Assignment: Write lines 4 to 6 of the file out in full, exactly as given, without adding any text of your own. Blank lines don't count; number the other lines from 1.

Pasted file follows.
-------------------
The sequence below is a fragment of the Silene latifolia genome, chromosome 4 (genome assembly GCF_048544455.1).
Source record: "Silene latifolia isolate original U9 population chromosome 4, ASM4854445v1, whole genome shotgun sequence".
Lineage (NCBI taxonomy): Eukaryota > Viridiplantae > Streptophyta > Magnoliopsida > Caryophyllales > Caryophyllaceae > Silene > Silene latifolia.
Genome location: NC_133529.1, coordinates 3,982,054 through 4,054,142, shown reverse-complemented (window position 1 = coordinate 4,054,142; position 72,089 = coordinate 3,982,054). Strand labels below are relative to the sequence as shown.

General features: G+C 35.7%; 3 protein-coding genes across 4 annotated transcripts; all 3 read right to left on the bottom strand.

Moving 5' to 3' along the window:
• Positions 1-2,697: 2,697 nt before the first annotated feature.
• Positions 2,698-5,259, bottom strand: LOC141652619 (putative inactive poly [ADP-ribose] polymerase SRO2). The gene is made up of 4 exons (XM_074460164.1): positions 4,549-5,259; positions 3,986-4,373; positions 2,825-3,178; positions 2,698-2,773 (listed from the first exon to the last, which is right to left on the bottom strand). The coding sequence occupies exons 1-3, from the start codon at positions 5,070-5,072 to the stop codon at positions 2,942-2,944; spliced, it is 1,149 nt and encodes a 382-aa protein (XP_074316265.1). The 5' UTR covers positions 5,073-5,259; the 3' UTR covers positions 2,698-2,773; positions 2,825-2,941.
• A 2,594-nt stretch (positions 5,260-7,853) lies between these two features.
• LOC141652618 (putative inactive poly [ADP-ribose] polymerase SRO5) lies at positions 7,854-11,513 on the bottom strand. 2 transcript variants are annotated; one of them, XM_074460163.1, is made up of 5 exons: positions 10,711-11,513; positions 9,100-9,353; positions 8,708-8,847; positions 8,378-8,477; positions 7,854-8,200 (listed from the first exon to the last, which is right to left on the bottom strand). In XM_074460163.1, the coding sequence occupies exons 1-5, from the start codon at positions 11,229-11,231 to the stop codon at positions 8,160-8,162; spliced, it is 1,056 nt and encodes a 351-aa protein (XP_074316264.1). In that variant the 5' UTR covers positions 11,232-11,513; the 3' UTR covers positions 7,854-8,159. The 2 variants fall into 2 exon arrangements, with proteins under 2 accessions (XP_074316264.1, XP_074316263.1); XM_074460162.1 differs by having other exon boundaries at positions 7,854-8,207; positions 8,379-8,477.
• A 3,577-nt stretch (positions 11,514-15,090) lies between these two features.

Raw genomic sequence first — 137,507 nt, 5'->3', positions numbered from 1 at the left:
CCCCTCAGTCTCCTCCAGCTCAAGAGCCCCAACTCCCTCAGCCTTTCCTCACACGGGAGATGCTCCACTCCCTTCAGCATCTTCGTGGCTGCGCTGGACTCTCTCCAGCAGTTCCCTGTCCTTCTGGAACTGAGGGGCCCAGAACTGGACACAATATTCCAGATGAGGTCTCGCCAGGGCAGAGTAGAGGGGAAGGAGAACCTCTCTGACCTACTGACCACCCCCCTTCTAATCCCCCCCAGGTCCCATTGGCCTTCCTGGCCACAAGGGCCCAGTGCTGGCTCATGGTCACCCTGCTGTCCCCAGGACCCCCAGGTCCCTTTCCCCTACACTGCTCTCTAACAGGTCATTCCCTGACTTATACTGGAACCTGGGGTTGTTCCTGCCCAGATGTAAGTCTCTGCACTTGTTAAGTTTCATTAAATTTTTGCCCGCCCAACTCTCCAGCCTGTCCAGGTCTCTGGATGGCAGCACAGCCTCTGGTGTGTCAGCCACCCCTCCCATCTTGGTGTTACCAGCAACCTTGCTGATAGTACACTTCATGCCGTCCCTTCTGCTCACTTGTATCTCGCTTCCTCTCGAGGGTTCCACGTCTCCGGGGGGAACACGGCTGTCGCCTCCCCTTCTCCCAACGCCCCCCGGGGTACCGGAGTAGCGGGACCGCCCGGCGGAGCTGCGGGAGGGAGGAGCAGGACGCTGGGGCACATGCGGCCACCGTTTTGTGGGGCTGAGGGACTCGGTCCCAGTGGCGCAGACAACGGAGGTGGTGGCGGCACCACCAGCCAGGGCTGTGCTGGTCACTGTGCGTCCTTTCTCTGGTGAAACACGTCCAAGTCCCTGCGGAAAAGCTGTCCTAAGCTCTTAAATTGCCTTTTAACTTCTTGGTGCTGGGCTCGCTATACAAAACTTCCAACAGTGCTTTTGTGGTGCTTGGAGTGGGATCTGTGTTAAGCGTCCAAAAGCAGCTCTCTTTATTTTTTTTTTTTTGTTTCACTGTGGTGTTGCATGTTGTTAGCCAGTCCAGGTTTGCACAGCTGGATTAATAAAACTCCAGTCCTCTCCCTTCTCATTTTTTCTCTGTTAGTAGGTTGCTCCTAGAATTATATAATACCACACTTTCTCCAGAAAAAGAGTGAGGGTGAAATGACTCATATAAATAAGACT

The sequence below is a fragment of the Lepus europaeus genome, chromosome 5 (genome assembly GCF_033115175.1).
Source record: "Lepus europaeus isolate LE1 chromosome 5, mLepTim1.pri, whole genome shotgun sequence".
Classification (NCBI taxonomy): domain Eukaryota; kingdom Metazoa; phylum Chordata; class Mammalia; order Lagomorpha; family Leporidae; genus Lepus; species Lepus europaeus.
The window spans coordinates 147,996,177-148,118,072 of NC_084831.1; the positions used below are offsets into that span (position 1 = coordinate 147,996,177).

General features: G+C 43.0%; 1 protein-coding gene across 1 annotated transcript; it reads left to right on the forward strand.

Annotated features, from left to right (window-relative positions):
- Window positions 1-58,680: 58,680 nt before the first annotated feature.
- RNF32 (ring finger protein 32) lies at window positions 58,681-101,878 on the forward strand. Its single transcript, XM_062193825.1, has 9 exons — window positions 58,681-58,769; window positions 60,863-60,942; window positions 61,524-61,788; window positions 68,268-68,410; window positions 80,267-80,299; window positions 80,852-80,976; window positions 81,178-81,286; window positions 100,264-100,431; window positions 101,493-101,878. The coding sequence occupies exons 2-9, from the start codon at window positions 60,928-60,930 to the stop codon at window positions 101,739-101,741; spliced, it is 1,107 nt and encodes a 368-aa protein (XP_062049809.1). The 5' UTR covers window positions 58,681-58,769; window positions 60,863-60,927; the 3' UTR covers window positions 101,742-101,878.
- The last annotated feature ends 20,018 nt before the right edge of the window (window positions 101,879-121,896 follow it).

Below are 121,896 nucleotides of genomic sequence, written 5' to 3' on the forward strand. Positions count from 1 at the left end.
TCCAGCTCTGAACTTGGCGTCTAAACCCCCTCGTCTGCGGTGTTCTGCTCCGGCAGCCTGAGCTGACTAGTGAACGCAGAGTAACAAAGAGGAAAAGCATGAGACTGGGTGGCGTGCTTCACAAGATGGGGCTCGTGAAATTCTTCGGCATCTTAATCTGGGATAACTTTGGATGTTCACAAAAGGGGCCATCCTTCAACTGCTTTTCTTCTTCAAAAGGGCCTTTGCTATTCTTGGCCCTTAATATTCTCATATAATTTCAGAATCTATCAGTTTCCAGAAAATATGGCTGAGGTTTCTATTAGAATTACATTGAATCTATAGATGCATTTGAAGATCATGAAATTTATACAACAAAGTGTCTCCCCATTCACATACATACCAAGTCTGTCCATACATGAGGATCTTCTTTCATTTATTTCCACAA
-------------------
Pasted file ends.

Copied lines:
Genome location: NC_133529.1, coordinates 3,982,054 through 4,054,142, shown reverse-complemented (window position 1 = coordinate 4,054,142; position 72,089 = coordinate 3,982,054). Strand labels below are relative to the sequence as shown.

General features: G+C 35.7%; 3 protein-coding genes across 4 annotated transcripts; all 3 read right to left on the bottom strand.

Moving 5' to 3' along the window: